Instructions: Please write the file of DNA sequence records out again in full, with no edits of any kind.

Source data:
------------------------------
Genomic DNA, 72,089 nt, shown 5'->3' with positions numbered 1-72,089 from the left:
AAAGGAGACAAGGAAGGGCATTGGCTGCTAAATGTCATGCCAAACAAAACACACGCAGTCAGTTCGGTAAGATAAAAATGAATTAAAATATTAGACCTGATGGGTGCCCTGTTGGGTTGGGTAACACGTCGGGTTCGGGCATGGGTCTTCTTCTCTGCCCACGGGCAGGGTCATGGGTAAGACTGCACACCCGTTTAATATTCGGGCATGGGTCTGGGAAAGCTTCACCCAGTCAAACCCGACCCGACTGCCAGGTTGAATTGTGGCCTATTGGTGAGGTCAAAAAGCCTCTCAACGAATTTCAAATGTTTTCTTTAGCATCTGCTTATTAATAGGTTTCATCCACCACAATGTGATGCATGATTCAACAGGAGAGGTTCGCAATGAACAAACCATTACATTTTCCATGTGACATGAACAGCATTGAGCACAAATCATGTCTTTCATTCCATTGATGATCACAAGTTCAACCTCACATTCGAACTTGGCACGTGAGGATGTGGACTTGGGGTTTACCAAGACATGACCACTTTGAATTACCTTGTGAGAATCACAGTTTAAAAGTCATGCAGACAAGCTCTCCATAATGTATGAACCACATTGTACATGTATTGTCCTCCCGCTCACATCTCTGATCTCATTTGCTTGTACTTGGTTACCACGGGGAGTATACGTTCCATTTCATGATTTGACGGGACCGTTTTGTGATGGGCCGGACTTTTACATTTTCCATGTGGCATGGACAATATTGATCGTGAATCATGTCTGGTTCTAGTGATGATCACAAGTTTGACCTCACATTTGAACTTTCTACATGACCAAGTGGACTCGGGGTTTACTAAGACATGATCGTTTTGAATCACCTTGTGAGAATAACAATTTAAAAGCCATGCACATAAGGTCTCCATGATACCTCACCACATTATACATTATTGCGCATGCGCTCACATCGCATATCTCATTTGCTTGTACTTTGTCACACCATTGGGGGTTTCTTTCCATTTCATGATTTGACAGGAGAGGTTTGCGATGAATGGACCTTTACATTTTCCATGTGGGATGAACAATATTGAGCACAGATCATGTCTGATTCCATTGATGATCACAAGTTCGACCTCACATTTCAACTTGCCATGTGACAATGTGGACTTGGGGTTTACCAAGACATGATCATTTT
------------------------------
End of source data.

Genomic DNA, 72,089 nt, shown 5'->3' with positions numbered 1-72,089 from the left:
AAAGGAGACAAGGAAGGGCATTGGCTGCTAAATGTCATGCCAAACAAAACACACGCAGTCAGTTCGGTAAGATAAAAATGAATTAAAATATTAGACCTGATGGGTGCCCTGTTGGGTTGGGTAACACGTCGGGTTCGGGCATGGGTCTTCTTCTCTGCCCACGGGCAGGGTCATGGGTAAGACTGCACACCCGTTTAATATTCGGGCATGGGTCTGGGAAAGCTTCACCCAGTCAAACCCGACCCGACTGCCAGGTTGAATTGTGGCCTATTGGTGAGGTCAAAAAGCCTCTCAACGAATTTCAAATGTTTTCTTTAGCATCTGCTTATTAATAGGTTTCATCCACCACAATGTGATGCATGATTCAACAGGAGAGGTTCGCAATGAACAAACCATTACATTTTCCATGTGACATGAACAGCATTGAGCACAAATCATGTCTTTCATTCCATTGATGATCACAAGTTCAACCTCACATTCGAACTTGGCACGTGAGGATGTGGACTTGGGGTTTACCAAGACATGACCACTTTGAATTACCTTGTGAGAATCACAGTTTAAAAGTCATGCAGACAAGCTCTCCATAATGTATGAACCACATTGTACATGTATTGTCCTCCCGCTCACATCTCTGATCTCATTTGCTTGTACTTGGTTACCACGGGGAGTATACGTTCCATTTCATGATTTGACGGGACCGTTTTGTGATGGGCCGGACTTTTACATTTTCCATGTGGCATGGACAATATTGATCGTGAATCATGTCTGGTTCTAGTGATGATCACAAGTTTGACCTCACATTTGAACTTTCTACATGACCAAGTGGACTCGGGGTTTACTAAGACATGATCGTTTTGAATCACCTTGTGAGAATAACAATTTAAAAGCCATGCACATAAGGTCTCCATGATACCTCACCACATTATACATTATTGCGCATGCGCTCACATCGCATATCTCATTTGCTTGTACTTTGTCACACCATTGGGGGTTTCTTTCCATTTCATGATTTGACAGGAGAGGTTTGCGATGAATGGACCTTTACATTTTCCATGTGGGATGAACAATATTGAGCACAGATCATGTCTGATTCCATTGATGATCACAAGTTCGACCTCACATTTCAACTTGCCATGTGACAATGTGGACTTGGGGTTTACCAAGACATGATCATTTT